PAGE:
Lyophilization involves the removal of water or other solvents from a given product by a process called sublimation. This occurs when the ice of a frozen product converts directly to the gaseous state without passing through the liquid phase. This enables the preparation of a stable product that is easy to use and store at ambient temperatures.
A low pressure environment is pre-requisite to allow this process to take place. In order to start the removal of water, the pressure inside the freeze dryer must be below the “triple point value” for the product, whilst also maintaining the temperature of the sample below its freeze point in the lyophilization process.
Pre-freezing – first stage of the lyophilization process
The sample is frozen, which means the water in the product is converted to ice, thereby the phase has changed from liquid to solid.
Slow pre-freezing will produce lager ice crystals, which are easier to lyophilize, whilst fast pre-freezing results in smaller crystals.
Primary drying – Second stage of the lyophilization process
In the second stage of lyophilization the sublimation process starts. The ice formed in the pre-freeze step is removed from the sample by the direct transition of the “solid” ice to a vapour without passing through a liquid phase. The resultant vapour is collected by the condenser, which has a lower temperature and pressure than the product. The vapour is thus converted back to ice on the condenser surface.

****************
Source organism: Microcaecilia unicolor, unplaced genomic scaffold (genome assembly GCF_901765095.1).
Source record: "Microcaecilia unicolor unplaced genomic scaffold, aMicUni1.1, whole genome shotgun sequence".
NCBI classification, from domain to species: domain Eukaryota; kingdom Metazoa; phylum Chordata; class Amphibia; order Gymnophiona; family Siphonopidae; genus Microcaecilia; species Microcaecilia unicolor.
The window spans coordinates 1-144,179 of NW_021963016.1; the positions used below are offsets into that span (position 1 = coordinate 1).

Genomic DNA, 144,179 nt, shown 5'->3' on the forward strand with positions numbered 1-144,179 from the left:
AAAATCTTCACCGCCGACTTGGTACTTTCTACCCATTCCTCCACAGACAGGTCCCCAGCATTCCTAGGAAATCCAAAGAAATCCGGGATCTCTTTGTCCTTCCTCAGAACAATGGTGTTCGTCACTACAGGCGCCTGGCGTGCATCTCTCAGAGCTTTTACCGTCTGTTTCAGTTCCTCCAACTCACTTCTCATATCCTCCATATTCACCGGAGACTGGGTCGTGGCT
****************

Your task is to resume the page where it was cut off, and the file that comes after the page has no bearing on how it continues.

The “energy” required for this process to occur is provided by a gentle heating of the sample, which will start the sublimation process and eventually the sample will dry.
If too much energy (heat) is applied to the sample during this stage the condenser of the lyophilizer may not be able to condense the volume of vapours fast enough, the ice condenser temperature will subsequently rise along with its vapor pressure, thus increasing the risk of the sample melting.
Secondary drying – Third stage of the lyophilization process
Finally, any residual water present, which is strongly bound to the molecules of the sample, is converted to vapour and removed from the sample.
This water has invariably a vapour pressure lower than that of water in its “free” form.
Removal of the water in this final stage of lyophilization will be performed at higher product temperatures, consequently, any biological activity of the sample will not be impaired or affected. This usually involves increasing the temperature and lowering the pressure to provide enough energy to break down the molecular bonding. A process called desorption.